When I was a boy, the bayou Bonne Idee flooded. I…
in memory of Marie Melson
She was already old from the first
I knew her, and though I was a child,
I had an oldness in me too,
which neither of us saw the use
in mentioning, as together we sat
in a swing beneath a century-old oak.
Her memories, when she spoke them,
went back up hollows and logging roads,
along fields gone back to woods,
and near to springs I could almost taste.
As a people—elder and child—
our kind, even then, was on the way out,
fewer by few each season,
as anything nearing its absence
has to settle on being enough
and only itself in the time remaining.
Being the last child of twenty,
she was the last child still here,
part way through her eighth decade
with more years still to come.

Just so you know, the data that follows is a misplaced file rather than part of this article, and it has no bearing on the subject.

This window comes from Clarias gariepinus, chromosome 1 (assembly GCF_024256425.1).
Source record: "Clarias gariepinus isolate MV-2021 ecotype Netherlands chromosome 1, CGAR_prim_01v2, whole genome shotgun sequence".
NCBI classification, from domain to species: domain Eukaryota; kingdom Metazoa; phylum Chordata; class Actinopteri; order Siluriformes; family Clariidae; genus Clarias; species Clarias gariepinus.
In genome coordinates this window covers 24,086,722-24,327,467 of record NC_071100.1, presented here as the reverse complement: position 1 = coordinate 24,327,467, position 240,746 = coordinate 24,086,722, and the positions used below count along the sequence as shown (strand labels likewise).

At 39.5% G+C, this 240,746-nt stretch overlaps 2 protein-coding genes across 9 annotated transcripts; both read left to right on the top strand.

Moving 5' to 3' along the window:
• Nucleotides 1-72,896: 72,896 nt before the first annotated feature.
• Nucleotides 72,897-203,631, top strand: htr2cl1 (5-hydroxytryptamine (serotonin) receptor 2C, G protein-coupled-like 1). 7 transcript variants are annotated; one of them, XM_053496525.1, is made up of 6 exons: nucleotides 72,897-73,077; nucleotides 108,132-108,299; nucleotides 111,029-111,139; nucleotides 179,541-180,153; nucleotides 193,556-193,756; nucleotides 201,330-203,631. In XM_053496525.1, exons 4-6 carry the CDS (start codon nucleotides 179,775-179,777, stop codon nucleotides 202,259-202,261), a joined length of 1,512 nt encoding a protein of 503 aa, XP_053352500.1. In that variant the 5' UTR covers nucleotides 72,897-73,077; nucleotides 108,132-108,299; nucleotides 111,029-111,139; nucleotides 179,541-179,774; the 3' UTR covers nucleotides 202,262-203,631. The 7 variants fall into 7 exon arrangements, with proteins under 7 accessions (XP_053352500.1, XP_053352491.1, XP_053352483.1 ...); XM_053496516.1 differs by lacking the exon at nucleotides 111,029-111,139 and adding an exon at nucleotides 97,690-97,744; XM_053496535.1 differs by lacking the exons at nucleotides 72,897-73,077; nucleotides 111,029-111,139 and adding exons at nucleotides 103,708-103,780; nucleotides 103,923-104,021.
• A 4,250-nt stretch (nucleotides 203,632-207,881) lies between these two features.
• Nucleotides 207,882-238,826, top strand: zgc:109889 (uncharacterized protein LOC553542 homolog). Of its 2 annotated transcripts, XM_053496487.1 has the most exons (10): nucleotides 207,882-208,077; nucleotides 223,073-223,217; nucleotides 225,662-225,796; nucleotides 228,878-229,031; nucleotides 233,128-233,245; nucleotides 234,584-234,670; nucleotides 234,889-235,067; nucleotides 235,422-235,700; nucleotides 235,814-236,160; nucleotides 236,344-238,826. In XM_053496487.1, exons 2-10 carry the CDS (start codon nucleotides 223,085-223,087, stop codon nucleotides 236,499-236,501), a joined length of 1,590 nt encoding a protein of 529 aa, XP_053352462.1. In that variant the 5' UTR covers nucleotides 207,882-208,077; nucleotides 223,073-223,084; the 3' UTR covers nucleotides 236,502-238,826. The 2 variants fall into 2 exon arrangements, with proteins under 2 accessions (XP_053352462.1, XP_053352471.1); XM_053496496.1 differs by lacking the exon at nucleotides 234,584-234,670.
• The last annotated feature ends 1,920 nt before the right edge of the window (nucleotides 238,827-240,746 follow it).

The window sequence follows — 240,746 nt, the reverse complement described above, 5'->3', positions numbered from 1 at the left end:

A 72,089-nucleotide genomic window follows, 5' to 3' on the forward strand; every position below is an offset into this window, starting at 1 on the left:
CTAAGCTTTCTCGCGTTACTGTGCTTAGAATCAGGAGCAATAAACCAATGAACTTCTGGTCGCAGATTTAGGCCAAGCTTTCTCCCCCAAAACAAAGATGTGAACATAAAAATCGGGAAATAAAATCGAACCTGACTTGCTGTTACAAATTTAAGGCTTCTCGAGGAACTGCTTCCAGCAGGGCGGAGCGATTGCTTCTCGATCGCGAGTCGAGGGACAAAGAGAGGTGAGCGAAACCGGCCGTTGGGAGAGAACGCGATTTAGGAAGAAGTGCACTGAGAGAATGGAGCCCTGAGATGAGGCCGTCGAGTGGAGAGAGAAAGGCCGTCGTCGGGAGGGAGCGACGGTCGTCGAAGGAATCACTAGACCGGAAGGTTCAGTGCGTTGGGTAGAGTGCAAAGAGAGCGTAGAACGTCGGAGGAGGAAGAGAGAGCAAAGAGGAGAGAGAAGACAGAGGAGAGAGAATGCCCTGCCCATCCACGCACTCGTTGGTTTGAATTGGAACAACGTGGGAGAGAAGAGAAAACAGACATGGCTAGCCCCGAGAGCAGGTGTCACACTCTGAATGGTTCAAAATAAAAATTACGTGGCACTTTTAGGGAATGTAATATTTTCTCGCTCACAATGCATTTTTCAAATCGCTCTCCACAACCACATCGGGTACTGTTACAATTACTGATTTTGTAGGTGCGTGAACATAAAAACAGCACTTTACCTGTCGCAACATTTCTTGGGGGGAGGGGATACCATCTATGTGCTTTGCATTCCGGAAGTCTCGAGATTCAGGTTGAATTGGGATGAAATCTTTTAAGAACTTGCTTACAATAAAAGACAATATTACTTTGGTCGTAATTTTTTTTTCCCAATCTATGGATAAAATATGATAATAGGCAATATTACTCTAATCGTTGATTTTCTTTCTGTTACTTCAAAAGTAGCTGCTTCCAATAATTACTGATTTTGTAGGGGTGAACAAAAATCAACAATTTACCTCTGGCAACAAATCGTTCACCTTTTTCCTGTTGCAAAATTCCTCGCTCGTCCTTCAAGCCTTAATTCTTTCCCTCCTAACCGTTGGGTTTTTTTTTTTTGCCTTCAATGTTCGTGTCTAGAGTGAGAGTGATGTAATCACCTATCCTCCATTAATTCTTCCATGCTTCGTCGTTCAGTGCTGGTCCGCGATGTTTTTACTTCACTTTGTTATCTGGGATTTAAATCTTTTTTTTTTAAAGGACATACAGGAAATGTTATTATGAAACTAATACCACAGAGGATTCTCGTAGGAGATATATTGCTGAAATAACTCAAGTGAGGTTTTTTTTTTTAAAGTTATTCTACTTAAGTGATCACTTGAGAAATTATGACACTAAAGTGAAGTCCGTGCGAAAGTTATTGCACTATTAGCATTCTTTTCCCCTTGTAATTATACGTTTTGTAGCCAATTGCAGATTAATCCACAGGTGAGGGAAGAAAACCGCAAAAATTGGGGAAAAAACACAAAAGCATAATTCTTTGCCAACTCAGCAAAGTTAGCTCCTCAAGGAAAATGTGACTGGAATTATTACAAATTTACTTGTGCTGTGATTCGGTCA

She’s gone now, and I’m near middle age,
and the oldness she spoke to inside me
listens sometimes to how she
stared off to a place beyond the fence
and went teary-eyed with remembering.
We didn’t always say anything
but sometimes sat inside a silence,
a kind of eternity I think we both
understood and felt the presence of
and grew calm in the waiting for
because each in the other
had already heard it speaking;
and even now, beneath these words,
a spring is flowing—I hear it—
and she turns to me and smiles
and pats the empty space between us
to say there’s nothing now between us.